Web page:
30 March 2009

Size Does Matter…(Oaxaca, Mexico): 20 March 2009

Just a few days after our “Nava’s Experience” we were back in some more limestone karst forest, looking for another “well-endowed” wren, the cock-tailed Sumichrast’s Wren. Balancing on a jagged limestone outcrop within the humid lowland forest while a wren crept through dark crevices beneath us was for me one of the trip highlights. Take away the long bill and the wren becomes just another LBJ (little brown job), but the bill changes everything. It also exists in this weird rocky limestone forest that also adds to the allure. Great bird. Also in the area was a pair of very noisy Rufous Pihas, that made all kinds of weird sounds in the treetops above us. As far as the town of Tuxtepec goes though it was not a thriller. Huge vats of beer spewing polluting fumes on the edge of town are not a welcoming environment. Being a big fan of Mexican beer I guess I am guilty of encouraging this practice though, as it doesn’t half feel good to sink a dark Bohemia down your neck after a day in the humid, sweaty jungle!

Two Days in the Tuxtlas…(Veracruz, Mexico): 18-19 March 2009

We spent a couple of days birding The Sierra de Los Tuxtlas of northern Veracruz, birding both an excellent looking patch of good montane forest (1100m) outside the town of Tuxtla San Andreas, and another couple of lowland patches too (200-300m). Our first afternoon was quiet as expected for a sunny afternoon in the cloudforest, although still produced a headline sighting. Late in the afternoon I got a little sick of hearing Slaty-breasted Tinamous mocking me all around and so went after a close calling bird. As I walked in the bird remained steadfastly in one spot and after playing a little tape it proved that Tinamous can be taped in after all, as a male bird ran rings around me several times, pausing in the open on multiple occasions. Superb. The main bird we had come here for was a highly-localized quail-dove, named after this mountain range. We spent a good few hours chasing down calls, that were always that little bit far off with birds showing no interest in our recording whatsoever. However, late in the morning on our second day we ventured in after one, making a ton of unavoidable noise crunching through the dry leaf litter, only for the bird to continue calling away-we finally had our shot. It teased us for a while and we inadvertently flushed it once, but finally we were able to get some great looks at a striking Tuxtla Quail-Dove as it called from some low trees. Mission accomplished. In the sweaty lowland forest patches visited (once again they were mere patches), we had some more impressive Keel-billed Toucans and a pair of Black-headed Trogons among others.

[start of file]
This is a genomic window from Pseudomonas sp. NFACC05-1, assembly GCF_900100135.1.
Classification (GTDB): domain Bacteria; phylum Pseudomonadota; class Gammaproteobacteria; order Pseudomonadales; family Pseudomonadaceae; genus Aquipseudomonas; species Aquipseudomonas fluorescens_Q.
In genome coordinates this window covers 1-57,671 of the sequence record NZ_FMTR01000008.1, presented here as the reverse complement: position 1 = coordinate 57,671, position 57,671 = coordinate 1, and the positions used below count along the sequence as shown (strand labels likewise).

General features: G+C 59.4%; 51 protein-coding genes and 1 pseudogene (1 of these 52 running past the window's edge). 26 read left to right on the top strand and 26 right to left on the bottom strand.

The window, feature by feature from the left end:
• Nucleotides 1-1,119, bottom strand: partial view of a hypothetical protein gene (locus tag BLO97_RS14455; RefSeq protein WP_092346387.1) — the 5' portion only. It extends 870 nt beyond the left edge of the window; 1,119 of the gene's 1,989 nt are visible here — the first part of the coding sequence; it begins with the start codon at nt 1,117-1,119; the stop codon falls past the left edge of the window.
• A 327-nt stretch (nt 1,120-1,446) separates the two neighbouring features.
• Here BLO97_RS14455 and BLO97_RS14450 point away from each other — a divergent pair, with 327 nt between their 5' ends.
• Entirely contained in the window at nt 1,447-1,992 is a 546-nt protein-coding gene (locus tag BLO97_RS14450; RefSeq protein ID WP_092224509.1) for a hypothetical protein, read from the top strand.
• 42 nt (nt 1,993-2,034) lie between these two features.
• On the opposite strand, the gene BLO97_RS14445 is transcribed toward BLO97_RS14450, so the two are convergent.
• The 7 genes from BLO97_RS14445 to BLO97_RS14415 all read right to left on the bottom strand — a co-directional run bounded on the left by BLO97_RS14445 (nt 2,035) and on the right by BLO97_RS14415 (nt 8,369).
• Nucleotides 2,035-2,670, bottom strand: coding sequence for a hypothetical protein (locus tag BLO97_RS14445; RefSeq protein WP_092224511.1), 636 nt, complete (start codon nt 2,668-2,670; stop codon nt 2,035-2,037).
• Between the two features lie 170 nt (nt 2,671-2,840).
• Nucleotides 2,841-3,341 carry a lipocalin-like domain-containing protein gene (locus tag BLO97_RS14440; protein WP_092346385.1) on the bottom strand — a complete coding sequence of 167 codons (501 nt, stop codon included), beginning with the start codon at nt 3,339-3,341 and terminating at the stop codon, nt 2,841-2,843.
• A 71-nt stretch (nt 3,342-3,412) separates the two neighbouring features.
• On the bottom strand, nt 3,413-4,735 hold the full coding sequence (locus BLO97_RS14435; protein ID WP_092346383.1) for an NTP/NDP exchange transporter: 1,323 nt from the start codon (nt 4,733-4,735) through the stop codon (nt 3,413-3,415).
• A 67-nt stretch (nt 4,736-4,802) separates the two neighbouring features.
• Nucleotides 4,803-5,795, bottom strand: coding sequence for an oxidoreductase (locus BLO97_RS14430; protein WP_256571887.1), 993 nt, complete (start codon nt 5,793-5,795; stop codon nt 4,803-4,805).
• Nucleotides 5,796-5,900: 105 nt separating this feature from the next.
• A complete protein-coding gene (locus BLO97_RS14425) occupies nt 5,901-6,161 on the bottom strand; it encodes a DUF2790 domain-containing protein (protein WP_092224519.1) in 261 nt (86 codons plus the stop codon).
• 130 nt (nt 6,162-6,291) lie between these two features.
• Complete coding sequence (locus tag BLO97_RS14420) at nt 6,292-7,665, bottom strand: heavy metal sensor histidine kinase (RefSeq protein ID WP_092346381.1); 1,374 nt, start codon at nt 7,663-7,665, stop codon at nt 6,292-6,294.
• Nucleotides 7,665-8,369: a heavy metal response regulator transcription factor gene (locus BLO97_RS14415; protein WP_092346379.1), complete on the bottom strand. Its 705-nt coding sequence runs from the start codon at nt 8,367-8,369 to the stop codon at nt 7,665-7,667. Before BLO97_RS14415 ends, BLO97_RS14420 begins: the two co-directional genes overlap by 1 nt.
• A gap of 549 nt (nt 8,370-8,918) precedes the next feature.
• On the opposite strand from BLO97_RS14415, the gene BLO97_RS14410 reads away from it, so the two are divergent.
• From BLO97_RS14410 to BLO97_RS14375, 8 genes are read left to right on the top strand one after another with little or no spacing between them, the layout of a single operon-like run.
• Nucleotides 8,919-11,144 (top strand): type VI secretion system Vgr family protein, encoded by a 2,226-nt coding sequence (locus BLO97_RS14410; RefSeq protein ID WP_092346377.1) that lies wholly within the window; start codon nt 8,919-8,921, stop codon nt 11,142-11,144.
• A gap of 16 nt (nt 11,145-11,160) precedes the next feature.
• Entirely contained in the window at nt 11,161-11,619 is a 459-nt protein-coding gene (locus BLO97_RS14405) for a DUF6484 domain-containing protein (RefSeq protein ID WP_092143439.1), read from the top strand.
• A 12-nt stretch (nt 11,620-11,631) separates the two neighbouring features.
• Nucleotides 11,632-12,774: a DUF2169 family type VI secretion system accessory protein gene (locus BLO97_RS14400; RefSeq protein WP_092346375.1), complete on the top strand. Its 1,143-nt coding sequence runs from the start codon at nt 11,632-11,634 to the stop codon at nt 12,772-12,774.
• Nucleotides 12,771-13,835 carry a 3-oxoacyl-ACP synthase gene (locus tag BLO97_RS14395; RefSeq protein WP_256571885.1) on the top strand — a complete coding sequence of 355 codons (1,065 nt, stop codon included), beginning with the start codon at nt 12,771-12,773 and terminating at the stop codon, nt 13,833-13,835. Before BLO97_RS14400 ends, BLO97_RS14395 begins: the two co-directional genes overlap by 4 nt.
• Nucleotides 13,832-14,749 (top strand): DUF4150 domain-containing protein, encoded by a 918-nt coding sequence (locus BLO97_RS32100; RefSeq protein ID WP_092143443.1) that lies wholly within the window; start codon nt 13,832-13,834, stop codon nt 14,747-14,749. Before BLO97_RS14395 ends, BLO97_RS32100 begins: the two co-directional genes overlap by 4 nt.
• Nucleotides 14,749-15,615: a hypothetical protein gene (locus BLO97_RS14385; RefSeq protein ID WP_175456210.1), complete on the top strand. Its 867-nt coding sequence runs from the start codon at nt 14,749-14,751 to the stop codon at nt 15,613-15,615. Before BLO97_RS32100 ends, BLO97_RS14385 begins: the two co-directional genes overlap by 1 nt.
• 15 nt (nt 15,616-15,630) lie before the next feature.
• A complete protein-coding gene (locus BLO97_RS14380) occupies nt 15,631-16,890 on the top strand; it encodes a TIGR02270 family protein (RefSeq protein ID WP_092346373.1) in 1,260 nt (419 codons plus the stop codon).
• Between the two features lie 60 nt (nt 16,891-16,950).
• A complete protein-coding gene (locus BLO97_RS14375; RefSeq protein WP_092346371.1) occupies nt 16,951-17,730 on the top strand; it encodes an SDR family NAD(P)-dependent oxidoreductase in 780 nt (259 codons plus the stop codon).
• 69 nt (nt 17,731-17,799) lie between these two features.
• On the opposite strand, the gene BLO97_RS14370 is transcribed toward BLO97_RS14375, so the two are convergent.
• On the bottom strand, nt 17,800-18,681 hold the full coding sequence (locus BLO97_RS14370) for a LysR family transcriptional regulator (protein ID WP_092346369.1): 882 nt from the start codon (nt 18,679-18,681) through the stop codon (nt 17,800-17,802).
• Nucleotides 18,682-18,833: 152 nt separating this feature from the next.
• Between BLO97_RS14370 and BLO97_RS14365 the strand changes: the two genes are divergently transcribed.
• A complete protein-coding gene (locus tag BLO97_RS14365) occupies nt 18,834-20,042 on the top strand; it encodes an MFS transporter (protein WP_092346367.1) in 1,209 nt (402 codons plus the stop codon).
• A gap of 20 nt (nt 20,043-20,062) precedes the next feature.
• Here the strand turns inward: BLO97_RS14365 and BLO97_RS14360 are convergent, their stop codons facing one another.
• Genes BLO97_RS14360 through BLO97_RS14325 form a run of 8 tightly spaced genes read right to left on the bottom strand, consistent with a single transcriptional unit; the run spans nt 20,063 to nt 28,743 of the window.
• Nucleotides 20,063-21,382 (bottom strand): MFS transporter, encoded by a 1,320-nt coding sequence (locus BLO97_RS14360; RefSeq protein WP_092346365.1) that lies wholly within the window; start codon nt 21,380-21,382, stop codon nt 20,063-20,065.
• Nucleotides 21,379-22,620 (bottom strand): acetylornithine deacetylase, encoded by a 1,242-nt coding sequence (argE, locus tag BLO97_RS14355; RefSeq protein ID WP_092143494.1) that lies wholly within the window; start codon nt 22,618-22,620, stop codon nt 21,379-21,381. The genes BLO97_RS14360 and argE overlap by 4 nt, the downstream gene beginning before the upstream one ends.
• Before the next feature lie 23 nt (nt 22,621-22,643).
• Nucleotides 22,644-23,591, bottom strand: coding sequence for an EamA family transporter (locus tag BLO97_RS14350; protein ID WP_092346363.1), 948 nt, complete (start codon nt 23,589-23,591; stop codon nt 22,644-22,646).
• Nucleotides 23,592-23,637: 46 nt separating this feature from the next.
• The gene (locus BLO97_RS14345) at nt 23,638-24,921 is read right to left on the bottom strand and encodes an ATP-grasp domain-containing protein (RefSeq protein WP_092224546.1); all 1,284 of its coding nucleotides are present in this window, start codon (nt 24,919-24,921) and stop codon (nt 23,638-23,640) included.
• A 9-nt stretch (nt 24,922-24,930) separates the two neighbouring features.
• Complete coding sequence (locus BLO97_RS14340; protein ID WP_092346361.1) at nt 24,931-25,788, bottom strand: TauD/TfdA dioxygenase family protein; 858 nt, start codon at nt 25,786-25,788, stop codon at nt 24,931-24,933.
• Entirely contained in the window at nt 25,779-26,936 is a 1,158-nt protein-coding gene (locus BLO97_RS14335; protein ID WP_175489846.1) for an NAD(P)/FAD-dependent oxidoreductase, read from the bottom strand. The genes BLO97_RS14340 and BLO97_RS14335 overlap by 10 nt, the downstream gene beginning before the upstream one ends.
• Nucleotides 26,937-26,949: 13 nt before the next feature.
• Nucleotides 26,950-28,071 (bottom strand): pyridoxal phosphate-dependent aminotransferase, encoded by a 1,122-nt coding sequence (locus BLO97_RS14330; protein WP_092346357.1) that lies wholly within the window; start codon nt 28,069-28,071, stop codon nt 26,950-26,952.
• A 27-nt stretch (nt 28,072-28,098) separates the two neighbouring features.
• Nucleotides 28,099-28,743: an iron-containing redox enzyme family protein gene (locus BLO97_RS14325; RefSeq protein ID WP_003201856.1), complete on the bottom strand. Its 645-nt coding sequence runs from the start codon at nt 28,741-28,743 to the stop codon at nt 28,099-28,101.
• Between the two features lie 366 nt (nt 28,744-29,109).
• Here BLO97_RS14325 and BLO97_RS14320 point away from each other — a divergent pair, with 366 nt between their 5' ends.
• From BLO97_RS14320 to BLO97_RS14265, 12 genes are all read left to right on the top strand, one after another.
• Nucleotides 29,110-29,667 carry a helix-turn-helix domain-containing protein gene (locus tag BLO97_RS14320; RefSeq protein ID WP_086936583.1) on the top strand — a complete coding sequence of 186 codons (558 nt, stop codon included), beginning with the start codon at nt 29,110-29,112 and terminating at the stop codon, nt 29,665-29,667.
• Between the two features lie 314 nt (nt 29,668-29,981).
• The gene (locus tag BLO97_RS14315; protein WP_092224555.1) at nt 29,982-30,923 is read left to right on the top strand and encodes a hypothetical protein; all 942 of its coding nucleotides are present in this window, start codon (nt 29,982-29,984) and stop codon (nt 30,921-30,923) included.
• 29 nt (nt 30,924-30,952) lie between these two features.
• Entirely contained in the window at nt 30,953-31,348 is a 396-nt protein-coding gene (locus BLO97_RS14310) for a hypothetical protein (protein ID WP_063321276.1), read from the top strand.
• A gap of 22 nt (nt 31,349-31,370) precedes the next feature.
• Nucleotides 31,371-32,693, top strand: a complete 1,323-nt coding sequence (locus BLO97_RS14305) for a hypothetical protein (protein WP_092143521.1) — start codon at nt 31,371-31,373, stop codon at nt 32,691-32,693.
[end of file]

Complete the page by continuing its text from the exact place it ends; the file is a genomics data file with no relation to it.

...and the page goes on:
26 March 2009

Navigating for Nava’s…(Chiapas, Mexico): 17 March 2009

On this day we headed north into a very special habitat in northern Chiapas – forests that are located on limestone karsts or outcrops, where a very special wren can be found. We birded the edge of the El Ocote reserve checking outcrops within the montane forest for this well-endowed wren to no avail. Michael has a GPS reference for a recent sighting and so we headed across cleared pasture land into a forest patch well off the road, and finally heard our quarry. We settled ourselves in an alcove on the side of a large limestone outcrop within this small forest fragment and waited, and after a long painful silence this distinctive bird, the Nava’s Wren came hopping along the top edge of the rock, before settling into a near tree and singing for us. Having fought our way through pastures and tracked down the territory by way of our waypoint reference we then bumped into another calling bird alongside the road, when all we had to do to get it this time was get out of the car and watch among the limestone boulders by the road. A hell of a lot less hassle this way! One pay off for working our way through the cow pastures that had replaced a large proportion of highland forest in the area was finding a Slate-colored Solitaire (see photo) singing its heart out on the forest edge. Another notable addition in another area of limestone karst was a White-bellied Wren, one of 16 species seen on the trip so far…